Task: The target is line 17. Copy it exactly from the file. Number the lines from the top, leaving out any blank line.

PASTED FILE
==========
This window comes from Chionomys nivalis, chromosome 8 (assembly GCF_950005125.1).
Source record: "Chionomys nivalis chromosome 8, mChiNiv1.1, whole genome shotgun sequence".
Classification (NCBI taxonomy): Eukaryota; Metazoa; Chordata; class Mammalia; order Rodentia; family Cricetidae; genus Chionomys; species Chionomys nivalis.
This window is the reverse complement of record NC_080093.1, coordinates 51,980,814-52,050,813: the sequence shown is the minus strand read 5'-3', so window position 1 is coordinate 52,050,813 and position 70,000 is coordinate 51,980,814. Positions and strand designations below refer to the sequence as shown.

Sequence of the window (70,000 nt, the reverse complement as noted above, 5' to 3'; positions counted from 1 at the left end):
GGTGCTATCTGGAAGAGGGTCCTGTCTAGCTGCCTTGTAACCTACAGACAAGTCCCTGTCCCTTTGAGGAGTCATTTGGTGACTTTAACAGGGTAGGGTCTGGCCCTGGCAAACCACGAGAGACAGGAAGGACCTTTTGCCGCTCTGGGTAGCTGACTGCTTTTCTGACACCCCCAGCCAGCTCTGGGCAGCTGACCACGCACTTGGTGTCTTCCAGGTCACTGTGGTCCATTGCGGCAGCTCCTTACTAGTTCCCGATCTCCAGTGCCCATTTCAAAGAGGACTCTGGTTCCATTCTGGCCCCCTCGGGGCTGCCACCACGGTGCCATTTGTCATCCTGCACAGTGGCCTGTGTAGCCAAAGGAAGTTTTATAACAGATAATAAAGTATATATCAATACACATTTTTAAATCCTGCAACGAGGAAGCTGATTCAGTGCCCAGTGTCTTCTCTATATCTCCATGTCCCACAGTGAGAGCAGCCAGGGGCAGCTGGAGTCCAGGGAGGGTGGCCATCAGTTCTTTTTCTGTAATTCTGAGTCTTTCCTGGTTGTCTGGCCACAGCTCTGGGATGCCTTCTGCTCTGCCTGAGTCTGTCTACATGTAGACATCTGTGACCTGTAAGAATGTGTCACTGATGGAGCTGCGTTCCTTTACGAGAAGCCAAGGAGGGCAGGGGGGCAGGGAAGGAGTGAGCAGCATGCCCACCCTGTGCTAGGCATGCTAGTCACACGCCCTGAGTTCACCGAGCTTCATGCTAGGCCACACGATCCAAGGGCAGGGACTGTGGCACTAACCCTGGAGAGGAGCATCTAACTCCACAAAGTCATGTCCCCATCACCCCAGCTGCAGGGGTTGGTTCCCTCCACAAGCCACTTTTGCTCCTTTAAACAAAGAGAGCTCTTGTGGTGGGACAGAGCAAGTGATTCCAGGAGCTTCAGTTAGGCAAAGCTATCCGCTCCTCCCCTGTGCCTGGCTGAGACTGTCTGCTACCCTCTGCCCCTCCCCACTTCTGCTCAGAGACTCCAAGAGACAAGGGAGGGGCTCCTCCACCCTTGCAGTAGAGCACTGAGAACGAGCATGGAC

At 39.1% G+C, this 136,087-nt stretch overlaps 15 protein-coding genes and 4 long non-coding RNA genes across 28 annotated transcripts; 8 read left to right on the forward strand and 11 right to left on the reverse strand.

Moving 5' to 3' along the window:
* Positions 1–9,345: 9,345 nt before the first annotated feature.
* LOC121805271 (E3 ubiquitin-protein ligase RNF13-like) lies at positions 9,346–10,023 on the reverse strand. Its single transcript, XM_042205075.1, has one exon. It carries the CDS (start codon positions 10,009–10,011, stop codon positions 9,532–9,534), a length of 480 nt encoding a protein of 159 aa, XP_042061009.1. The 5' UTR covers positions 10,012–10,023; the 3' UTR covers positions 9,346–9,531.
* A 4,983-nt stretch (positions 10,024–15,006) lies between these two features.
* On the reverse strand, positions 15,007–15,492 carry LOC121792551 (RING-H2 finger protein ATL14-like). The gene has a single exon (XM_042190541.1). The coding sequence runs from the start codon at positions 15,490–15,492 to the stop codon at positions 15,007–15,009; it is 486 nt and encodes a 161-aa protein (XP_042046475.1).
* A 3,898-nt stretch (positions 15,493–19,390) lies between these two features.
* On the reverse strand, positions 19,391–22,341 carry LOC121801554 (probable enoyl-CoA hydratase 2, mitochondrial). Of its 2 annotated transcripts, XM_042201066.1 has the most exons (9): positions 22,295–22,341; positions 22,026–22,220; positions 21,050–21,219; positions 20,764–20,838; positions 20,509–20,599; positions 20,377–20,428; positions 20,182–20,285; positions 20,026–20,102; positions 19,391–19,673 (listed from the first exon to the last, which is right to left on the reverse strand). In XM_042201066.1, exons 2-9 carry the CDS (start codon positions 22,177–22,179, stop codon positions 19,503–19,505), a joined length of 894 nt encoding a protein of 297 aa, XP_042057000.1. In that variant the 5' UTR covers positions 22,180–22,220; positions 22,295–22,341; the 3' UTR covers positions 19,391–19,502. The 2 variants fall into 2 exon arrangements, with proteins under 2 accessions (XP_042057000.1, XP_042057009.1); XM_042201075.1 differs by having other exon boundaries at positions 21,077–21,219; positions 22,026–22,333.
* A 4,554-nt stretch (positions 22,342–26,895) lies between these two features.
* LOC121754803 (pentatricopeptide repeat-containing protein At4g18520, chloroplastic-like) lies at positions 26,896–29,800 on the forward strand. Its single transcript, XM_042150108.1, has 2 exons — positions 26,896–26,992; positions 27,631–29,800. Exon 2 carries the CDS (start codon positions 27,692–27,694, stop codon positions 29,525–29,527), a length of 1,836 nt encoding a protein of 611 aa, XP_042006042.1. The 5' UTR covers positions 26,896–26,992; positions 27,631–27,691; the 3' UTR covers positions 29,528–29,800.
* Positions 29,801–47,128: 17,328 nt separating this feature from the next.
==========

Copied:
* Positions 29,801–47,128: 17,328 nt separating this feature from the next.